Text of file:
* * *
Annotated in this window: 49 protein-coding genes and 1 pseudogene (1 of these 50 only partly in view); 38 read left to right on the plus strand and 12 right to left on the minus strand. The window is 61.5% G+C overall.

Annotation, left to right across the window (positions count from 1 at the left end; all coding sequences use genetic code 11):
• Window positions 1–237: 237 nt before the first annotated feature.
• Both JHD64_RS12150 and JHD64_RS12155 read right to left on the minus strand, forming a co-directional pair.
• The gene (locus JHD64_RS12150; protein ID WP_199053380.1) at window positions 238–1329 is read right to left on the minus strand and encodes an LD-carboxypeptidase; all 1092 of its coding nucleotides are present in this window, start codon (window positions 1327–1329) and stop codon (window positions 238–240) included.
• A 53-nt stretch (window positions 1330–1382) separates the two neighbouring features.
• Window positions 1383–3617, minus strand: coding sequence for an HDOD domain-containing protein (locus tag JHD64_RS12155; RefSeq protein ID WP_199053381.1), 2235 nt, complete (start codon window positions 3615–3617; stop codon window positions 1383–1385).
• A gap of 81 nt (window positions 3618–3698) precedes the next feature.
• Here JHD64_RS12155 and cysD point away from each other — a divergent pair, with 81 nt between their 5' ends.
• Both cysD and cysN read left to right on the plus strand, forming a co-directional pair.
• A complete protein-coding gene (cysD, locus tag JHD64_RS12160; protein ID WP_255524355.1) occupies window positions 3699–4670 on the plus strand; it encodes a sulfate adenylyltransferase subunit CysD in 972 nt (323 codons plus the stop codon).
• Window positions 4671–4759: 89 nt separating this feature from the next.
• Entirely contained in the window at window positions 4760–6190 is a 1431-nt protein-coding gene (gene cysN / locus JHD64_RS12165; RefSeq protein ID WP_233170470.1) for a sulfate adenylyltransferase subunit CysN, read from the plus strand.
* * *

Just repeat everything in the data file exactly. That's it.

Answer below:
Annotated in this window: 49 protein-coding genes and 1 pseudogene (1 of these 50 only partly in view); 38 read left to right on the plus strand and 12 right to left on the minus strand. The window is 61.5% G+C overall.

Annotation, left to right across the window (positions count from 1 at the left end; all coding sequences use genetic code 11):
• Window positions 1–237: 237 nt before the first annotated feature.
• Both JHD64_RS12150 and JHD64_RS12155 read right to left on the minus strand, forming a co-directional pair.
• The gene (locus JHD64_RS12150; protein ID WP_199053380.1) at window positions 238–1329 is read right to left on the minus strand and encodes an LD-carboxypeptidase; all 1092 of its coding nucleotides are present in this window, start codon (window positions 1327–1329) and stop codon (window positions 238–240) included.
• A 53-nt stretch (window positions 1330–1382) separates the two neighbouring features.
• Window positions 1383–3617, minus strand: coding sequence for an HDOD domain-containing protein (locus tag JHD64_RS12155; RefSeq protein ID WP_199053381.1), 2235 nt, complete (start codon window positions 3615–3617; stop codon window positions 1383–1385).
• A gap of 81 nt (window positions 3618–3698) precedes the next feature.
• Here JHD64_RS12155 and cysD point away from each other — a divergent pair, with 81 nt between their 5' ends.
• Both cysD and cysN read left to right on the plus strand, forming a co-directional pair.
• A complete protein-coding gene (cysD, locus tag JHD64_RS12160; protein ID WP_255524355.1) occupies window positions 3699–4670 on the plus strand; it encodes a sulfate adenylyltransferase subunit CysD in 972 nt (323 codons plus the stop codon).
• Window positions 4671–4759: 89 nt separating this feature from the next.
• Entirely contained in the window at window positions 4760–6190 is a 1431-nt protein-coding gene (gene cysN / locus JHD64_RS12165; RefSeq protein ID WP_233170470.1) for a sulfate adenylyltransferase subunit CysN, read from the plus strand.